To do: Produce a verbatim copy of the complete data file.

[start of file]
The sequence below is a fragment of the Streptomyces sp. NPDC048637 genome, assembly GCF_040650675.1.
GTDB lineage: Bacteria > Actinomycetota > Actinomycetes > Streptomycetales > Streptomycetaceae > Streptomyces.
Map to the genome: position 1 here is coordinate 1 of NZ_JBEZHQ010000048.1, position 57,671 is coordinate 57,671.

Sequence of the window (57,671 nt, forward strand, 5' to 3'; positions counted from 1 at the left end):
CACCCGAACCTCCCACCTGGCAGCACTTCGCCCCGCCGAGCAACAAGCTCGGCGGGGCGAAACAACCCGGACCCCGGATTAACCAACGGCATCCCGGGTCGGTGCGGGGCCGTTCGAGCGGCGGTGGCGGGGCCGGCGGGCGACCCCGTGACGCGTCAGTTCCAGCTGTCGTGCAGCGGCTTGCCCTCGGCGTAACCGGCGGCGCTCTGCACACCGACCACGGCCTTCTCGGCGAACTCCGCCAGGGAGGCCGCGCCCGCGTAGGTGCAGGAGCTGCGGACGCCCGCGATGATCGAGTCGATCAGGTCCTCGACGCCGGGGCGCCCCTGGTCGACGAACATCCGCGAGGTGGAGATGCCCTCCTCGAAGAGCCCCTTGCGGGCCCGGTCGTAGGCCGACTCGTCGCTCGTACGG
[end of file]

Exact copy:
The sequence below is a fragment of the Streptomyces sp. NPDC048637 genome, assembly GCF_040650675.1.
GTDB lineage: Bacteria > Actinomycetota > Actinomycetes > Streptomycetales > Streptomycetaceae > Streptomyces.
Map to the genome: position 1 here is coordinate 1 of NZ_JBEZHQ010000048.1, position 57,671 is coordinate 57,671.

Sequence of the window (57,671 nt, forward strand, 5' to 3'; positions counted from 1 at the left end):
CACCCGAACCTCCCACCTGGCAGCACTTCGCCCCGCCGAGCAACAAGCTCGGCGGGGCGAAACAACCCGGACCCCGGATTAACCAACGGCATCCCGGGTCGGTGCGGGGCCGTTCGAGCGGCGGTGGCGGGGCCGGCGGGCGACCCCGTGACGCGTCAGTTCCAGCTGTCGTGCAGCGGCTTGCCCTCGGCGTAACCGGCGGCGCTCTGCACACCGACCACGGCCTTCTCGGCGAACTCCGCCAGGGAGGCCGCGCCCGCGTAGGTGCAGGAGCTGCGGACGCCCGCGATGATCGAGTCGATCAGGTCCTCGACGCCGGGGCGCCCCTGGTCGACGAACATCCGCGAGGTGGAGATGCCCTCCTCGAAGAGCCCCTTGCGGGCCCGGTCGTAGGCCGACTCGTCGCTCGTACGG